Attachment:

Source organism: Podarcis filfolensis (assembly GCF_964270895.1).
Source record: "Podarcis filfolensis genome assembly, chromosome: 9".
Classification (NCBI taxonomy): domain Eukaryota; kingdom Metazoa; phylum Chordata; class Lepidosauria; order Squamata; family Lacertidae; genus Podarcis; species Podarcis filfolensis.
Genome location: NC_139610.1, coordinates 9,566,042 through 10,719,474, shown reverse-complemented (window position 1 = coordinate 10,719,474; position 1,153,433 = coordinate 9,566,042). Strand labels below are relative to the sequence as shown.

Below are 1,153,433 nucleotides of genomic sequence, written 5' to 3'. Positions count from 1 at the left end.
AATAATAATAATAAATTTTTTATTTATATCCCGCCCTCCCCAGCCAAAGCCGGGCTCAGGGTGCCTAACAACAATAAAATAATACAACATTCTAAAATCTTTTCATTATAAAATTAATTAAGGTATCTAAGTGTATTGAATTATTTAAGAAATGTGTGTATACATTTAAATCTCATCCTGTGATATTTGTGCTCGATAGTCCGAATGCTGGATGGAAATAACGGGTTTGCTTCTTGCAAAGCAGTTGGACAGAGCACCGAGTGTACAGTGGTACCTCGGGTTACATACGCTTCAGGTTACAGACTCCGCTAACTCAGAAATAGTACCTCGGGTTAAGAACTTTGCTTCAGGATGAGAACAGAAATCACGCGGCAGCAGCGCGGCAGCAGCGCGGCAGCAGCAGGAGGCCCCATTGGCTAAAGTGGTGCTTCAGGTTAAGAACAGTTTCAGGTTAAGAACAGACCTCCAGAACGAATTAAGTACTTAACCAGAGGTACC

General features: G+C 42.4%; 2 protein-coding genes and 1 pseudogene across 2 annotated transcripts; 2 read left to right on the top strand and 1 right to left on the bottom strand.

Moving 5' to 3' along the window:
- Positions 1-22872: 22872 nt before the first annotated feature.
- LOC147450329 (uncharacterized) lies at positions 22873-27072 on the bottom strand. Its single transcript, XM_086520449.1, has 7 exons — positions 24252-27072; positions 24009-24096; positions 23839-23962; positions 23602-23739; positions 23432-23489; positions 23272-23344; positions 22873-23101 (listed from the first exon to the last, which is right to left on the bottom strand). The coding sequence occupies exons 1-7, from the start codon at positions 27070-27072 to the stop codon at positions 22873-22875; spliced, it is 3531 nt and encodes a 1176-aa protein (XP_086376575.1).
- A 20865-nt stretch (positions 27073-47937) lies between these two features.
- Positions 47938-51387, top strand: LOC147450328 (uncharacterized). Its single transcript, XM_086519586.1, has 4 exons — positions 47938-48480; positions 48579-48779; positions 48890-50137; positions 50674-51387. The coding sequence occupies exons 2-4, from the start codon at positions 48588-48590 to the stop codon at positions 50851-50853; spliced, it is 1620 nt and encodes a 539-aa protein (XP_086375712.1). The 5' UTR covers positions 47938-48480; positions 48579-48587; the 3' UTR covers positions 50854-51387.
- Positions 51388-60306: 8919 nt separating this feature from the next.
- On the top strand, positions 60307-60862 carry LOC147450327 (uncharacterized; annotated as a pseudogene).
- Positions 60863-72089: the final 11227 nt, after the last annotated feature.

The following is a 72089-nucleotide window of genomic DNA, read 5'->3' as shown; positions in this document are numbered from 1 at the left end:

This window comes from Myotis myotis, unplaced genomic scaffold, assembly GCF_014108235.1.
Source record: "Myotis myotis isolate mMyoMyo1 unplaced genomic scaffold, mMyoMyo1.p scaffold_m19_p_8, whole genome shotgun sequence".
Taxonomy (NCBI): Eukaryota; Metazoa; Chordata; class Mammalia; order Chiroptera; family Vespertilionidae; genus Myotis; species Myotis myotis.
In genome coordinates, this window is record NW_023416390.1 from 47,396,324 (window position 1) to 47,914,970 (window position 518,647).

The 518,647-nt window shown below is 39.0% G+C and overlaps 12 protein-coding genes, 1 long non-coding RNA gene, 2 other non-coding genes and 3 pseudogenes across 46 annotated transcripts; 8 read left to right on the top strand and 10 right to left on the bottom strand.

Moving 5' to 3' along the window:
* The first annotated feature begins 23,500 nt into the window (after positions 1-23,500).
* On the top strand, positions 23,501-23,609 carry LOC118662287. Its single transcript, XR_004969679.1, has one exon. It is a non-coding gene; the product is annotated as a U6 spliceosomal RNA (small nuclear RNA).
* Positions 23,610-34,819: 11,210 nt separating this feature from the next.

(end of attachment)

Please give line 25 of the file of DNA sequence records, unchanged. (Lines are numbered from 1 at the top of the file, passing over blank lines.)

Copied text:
* Positions 23,610-34,819: 11,210 nt separating this feature from the next.